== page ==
What’s not to like about a hotel with a Civil War cannon off the lobby?
The Atlanta/Marietta Hilton Conference Center and Hotel is located on what was once the site of the Georgia Military Institute. GMI was established in July 1851 and chartered by the Georgia state legislature in 1852. At that time, the state gave them four cannons. The one at the Marietta Hilton is one of those.
The school closed in November 1864, when Union General William Tecumseh Sherman burnt it down.
Sherman had taken Atlanta that July in the Battle of Atlanta. He occupied the town for a few months and as he left to make his famous (or infamous, depending which side of the Mason Dixon line you fall) march to the sea on November 15, 1864, he torched Atlanta’s business district. Pyromaniac that he was, that wasn’t enough for Sherman. So when he got to Marietta, a few miles north of Atlanta, he torched GMI too. Its students were away at the time, fighting for the Confederacy, so Sherman burnt down an empty campus. But I guess it was the gesture that counted.
The only building on the GMI campus Sherman didn’t burn was the house of the school’s superintendent. Now called Brumby Hall, after that first and only superintendent of GMI, the Greek revival house was built in 1851. It served as a hospital while Sherman’s troops occupied the GMI campus. Legend has it that Sherman spared the house when he burned the rest of campus because he and Anoldus Brumby had been friends at West Point. It’s now used as a special events facility by the Hilton.
Our stay at the Marietta Hilton marked the beginning of a southern road trip that ended just a couple of nights ago. I have earlier trips that I haven’t written about yet, but I want to do this one while it’s fairly fresh in my mind.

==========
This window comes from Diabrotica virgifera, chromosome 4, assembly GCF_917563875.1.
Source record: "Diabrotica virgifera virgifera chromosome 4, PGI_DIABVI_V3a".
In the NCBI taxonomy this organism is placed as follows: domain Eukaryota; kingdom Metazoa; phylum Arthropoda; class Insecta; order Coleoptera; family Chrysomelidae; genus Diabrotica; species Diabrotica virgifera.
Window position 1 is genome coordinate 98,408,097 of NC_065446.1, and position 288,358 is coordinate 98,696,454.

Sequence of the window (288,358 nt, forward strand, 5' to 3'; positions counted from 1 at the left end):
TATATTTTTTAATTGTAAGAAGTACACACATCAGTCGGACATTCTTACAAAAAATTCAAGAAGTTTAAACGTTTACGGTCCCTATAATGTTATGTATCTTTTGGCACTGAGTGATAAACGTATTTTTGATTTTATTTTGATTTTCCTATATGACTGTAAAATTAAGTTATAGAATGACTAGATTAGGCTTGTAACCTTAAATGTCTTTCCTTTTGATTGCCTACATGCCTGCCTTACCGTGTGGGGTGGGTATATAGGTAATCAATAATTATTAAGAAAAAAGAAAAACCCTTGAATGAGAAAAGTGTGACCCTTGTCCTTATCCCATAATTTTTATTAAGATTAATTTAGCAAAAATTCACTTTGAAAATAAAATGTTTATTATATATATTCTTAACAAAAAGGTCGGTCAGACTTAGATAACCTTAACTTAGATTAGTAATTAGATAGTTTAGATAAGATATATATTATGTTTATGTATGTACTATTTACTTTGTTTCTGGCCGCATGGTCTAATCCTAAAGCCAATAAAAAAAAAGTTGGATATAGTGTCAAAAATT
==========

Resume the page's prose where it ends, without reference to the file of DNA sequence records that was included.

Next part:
The southern road trip started with Mr.History Tourist wanting to check out Clemson, South Carolina as a possible retirement spot. I signed on because, although I wasn’t that keen on Clemson, the Confederate flag debate was heating up and I saw some blog potential in seeing how it was going, firsthand, in the south.
Then we said, “Clemson is only two hours away from Marietta. Let’s visit Susan and Shelton.” They’re friends who live in Marietta, Georgia.
Then Mr. HT said, “I’ve always wanted to go to Vicksburg.” Mississippi. (Really. He said it. He was the one who wanted to go to the Vicksburg battlefield. Not me. Really.)
Then I said, “Vicksburg’s only a few hours from New Orleans.” Louisiana. I love New Orleans.
Then Mr. HT said, “I’d like to see Montgomery. And Selma.” Alabama. That took me by surprise because he’d never expressed an interested in Civil Rights history and had had no interest in seeing the movie “Selma.”
Then I said, “Well if we’re in that area, I want to visit Andersonville,” the Confederate prison camp in southern Georgia. Plus Andersonville is next to Plains, home of the Jimmy Carter National Historic Site.
And that’s how we ended up driving over 2000 miles in two weeks through Georgia, Alabama, Mississippi, Louisiana, and South Carolina on an epic History-Tourist-tour-on-steroids.